Tyler Flowers hopes hot bat keeps him in White Sox’ lineup
BY DARYL VAN SCHOUWEN Staff Reporter April 19, 2014 11:38PM
Texas Rangers' Robinson Chirinos, left, runs home to score on Josh Wilson's hit in the fourth inning of a baseball game as Chicago White Sox catcher Tyler Flowers moves to get the throw from the outfield in Arlington, Texas, Saturday, April 19, 2014. (AP Photo/Dallas Morning News, Louis DeLuca) MANDATORY CREDIT; NO SALES; MAGAZINES OUT; TV OUT; INTERNET USE BY AP MEMBERS ONLY
Updated: May 21, 2014 9:48AM
ARLINGTON, Texas — If Tyler Flowers keeps this up, manager Robin Ventura won’t even want to take him out of the lineup. That would be a good thing for Flowers, because the White Sox catcher wants the work.
“Ideally I would like to catch 130-plus games,’’ Flowers said. “One-forty may be a stretch. I’m sure everybody wants to do that like Russell Martin and [Brian] McCann used to do. That’s pretty good.’’
A .195 hitter in 84 games last season, Flowers is healthy after giving in to a right-shoulder problem in 2013 and is flourishing with a new comfort zone at the plate that has helped him get off to a .360 start through the Sox’ first 18 games.
Flowers’ fast start is one of the pleasant surprises of April, and if he turns out to be a decent offensive player and not the one who hit .200 with 22 homers over his first 529 major league at-bats coming in to the season, he could turn out to be the one who stabilizes a position that has been considered to be a weak link.
We’re only 18 games into a season, so nobody, including general manager Rick Hahn, is jumping the gun on Flowers’ hot start. But it’s possible the 28-year-old might have discovered something — a new approach at the plate he took hold of during spring training — that’s worth keeping.
“That’s a big part of it,’’ he said Saturday before the Sox’ 6-3 loss to the Texas Rangers. “It seems to help with the consistency even though some days and at-bats have been off. I’m definitely having more quality at-bats. It’s allowed me to swing at better pitches, recognize pitches better.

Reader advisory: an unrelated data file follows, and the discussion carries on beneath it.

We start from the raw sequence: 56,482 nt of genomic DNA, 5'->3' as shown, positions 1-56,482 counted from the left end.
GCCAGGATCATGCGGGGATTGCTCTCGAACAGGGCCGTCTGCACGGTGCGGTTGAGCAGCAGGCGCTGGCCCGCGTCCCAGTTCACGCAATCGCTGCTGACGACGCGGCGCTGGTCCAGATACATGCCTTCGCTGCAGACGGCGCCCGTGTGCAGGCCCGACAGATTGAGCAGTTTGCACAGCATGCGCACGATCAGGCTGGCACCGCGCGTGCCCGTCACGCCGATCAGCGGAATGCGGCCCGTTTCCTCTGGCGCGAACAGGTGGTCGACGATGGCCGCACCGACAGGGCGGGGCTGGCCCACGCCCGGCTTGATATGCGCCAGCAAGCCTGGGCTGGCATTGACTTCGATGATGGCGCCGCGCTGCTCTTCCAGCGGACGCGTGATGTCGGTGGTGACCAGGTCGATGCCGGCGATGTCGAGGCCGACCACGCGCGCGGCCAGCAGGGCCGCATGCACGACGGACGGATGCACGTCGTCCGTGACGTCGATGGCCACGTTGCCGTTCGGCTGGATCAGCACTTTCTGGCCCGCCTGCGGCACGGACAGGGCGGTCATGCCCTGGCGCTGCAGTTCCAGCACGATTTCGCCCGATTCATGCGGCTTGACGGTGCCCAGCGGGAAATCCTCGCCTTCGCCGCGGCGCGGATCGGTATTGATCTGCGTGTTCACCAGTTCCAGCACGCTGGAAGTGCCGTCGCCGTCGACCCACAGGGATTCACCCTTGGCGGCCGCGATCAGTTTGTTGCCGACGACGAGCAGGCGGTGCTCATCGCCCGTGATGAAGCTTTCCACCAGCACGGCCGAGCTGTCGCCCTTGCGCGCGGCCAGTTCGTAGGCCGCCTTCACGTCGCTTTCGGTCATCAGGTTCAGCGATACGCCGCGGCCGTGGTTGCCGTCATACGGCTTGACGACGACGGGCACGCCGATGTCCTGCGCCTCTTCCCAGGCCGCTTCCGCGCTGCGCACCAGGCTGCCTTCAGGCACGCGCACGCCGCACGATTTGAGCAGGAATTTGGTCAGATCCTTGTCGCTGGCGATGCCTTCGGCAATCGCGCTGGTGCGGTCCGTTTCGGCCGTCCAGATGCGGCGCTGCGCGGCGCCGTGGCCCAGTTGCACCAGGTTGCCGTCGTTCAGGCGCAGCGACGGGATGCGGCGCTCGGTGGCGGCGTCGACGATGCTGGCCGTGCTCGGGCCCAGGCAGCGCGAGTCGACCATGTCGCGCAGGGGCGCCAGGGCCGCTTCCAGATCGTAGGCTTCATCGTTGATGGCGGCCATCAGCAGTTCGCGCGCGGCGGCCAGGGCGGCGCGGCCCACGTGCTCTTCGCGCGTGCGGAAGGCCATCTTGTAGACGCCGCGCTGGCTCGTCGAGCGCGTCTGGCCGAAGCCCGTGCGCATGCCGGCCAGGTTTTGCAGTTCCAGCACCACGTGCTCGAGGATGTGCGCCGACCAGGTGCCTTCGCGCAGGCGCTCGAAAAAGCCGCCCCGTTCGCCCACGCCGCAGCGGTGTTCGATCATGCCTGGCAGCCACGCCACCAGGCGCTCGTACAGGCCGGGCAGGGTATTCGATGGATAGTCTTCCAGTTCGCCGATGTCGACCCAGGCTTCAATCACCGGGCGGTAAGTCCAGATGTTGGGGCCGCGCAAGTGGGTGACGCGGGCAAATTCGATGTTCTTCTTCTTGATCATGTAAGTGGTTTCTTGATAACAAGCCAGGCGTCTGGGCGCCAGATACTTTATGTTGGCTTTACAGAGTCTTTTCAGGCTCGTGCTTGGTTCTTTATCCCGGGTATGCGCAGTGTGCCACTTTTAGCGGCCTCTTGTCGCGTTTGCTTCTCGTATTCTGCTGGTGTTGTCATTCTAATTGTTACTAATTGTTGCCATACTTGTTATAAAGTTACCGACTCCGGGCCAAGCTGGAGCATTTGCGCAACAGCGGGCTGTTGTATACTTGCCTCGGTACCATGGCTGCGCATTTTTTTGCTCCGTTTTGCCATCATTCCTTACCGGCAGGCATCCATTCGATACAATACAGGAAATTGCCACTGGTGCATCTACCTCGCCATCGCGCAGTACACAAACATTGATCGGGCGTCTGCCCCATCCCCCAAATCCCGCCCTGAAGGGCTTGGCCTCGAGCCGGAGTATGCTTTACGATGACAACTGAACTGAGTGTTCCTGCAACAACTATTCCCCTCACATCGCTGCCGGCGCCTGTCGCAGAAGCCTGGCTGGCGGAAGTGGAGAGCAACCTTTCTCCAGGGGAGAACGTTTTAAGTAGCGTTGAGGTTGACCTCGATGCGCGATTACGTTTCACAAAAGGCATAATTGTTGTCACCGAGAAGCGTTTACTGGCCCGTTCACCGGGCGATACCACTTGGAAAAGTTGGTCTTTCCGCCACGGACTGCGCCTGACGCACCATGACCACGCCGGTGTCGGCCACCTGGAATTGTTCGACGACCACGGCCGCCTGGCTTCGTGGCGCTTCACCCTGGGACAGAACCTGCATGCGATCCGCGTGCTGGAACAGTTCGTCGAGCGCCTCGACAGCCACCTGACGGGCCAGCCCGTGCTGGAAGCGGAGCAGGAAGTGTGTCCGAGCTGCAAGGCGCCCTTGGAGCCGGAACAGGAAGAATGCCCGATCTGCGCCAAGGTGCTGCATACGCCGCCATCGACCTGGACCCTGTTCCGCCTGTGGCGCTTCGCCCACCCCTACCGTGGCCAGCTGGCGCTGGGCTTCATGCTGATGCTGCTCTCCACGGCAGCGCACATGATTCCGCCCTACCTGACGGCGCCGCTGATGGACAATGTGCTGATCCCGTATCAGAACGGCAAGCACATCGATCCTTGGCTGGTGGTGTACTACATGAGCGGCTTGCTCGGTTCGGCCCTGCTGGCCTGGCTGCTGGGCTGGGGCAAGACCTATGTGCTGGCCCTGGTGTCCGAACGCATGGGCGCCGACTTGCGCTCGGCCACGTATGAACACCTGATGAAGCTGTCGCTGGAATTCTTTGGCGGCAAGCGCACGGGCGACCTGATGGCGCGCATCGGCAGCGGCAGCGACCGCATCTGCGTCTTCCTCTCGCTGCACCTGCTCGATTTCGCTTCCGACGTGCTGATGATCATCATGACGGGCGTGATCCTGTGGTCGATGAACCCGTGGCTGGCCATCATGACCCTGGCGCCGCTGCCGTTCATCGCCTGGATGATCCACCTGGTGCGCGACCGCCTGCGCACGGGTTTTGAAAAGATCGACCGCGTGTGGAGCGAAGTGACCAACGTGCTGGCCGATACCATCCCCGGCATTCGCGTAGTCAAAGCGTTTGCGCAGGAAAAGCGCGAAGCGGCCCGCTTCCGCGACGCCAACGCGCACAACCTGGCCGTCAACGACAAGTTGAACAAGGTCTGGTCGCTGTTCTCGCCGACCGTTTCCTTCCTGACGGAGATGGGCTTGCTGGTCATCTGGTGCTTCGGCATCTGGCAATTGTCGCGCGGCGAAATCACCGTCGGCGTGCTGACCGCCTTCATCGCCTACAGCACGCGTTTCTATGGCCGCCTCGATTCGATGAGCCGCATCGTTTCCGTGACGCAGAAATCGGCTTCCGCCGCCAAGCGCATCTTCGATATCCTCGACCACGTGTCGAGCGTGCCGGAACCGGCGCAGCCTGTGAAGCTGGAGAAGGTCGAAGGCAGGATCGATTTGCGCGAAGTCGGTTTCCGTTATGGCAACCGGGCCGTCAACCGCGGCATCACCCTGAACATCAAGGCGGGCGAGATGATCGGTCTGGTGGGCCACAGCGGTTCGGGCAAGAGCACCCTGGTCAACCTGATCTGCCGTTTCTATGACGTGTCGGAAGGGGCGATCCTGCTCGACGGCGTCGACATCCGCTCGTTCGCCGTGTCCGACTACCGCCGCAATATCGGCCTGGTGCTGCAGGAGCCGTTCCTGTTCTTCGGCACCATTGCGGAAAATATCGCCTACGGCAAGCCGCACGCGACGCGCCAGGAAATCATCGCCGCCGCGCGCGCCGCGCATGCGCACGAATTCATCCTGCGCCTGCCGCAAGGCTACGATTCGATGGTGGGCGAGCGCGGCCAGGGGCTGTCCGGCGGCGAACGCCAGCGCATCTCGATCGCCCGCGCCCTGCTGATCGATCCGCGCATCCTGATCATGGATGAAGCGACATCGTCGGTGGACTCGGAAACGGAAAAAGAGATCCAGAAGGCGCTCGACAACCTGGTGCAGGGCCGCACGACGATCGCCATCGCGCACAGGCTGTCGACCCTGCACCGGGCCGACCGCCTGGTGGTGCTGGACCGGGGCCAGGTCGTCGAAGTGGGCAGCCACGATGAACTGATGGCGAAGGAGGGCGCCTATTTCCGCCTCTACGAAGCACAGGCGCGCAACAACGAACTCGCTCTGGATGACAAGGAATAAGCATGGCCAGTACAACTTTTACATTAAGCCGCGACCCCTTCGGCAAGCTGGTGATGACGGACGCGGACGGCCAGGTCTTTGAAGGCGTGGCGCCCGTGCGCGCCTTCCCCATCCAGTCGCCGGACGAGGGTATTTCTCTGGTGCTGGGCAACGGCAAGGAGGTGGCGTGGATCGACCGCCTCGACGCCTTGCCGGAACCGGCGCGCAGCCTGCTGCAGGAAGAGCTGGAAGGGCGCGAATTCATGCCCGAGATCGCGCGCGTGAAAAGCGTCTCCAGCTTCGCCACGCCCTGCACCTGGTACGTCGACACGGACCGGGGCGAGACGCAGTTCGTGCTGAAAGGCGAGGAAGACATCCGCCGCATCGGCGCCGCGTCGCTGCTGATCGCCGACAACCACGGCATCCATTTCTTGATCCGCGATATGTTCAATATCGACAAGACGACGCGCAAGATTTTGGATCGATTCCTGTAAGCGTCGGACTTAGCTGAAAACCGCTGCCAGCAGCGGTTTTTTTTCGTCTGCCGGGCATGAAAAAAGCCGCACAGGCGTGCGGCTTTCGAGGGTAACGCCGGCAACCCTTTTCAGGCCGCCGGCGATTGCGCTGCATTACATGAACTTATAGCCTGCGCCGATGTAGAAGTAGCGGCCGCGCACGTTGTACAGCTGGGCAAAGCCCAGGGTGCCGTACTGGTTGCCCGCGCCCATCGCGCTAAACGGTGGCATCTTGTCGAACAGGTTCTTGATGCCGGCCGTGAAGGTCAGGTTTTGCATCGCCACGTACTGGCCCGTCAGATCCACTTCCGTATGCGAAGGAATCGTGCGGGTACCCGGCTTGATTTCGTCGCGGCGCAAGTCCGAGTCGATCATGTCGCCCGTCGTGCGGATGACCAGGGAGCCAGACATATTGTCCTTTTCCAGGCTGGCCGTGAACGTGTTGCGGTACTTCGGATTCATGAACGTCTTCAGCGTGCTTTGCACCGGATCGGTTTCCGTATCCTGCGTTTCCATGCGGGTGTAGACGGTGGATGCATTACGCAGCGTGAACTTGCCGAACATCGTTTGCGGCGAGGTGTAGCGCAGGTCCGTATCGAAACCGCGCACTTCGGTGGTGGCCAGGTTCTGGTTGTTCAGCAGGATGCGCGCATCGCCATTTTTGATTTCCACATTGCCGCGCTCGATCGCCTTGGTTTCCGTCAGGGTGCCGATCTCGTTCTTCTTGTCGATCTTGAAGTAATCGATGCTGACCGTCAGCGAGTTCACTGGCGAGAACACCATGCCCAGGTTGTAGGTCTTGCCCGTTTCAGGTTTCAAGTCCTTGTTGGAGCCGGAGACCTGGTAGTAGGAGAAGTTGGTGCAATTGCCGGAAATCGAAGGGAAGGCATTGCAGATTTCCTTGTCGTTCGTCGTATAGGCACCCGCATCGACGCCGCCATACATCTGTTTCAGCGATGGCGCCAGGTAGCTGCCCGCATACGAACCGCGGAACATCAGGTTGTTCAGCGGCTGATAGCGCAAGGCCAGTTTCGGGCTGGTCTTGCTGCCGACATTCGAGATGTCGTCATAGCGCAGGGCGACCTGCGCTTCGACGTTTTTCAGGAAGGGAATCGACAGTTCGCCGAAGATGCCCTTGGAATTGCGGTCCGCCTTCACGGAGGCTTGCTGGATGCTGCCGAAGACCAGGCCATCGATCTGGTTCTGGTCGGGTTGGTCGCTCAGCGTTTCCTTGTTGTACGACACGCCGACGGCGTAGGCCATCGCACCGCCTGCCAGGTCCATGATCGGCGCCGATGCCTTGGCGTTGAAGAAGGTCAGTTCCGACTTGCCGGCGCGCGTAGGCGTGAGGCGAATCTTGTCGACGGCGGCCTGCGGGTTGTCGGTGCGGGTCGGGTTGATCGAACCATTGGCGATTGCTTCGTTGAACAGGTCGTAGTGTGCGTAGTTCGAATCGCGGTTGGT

Flowers said his approach reduces his “margin of error, with a timing aspect where you don’t have to be dead on, I can be out front, I can keep the bat in the zone longer and put a ball in play, doink one over the infield or hit a liner in the gap. Before, my timing had to be dead-on for me to barrel it up decent.’’
Hitting safely for the 10th time in his 14 games, Flowers “doinked” a single to right in his second time up on, but the Sox were a couple doinks short against the Rangers and lost for the fourth consecutive night, including the first two of a seven-game road trip that continues in Detroit.
No. 2 starter Jose Quintana gave up five runs on nine hits over five innings, putting the Sox in a 5-1 hole. Dayan Viciedo’s two-run single in the eighth cut the lead to 5-3, but Alexei Ramirez — who hit into a bases-loaded double play in the second against starter Colby Lewis (1-1) — hit into an inning-ending double play against Alexi Ogando, halting his club record hitting streak to start a season at 17. Kevin Kouzmanoff led off the Rangers’ eighth with a home run against Jake Petricka.
Jose Abreu came out of a 1-for-25 slump with two singles and a walk for the Sox (6-8) and Adam Dunn singled three times and lined out hard to center, raising his average to .304.
Flowers’ handling of the pitching staff was never an issue, and he has made subtle improvements blocking balls and framing pitches. All of that matters at one of the game’s most important, demanding positions.
Flowers played in 84 games last season and 52 as a backup in 2012, so being a workhorse would be uncharted territory.
“It reiterates your importance of being behind the plate,’’ Flowers said, “because you play a lot if you’re on a successful team. Otherwise there’s no point in doing it, so it’s kind of a catch 22. If the team is doing well, you end up playing more because you’re a part of the success. I hope that’s what happens.’’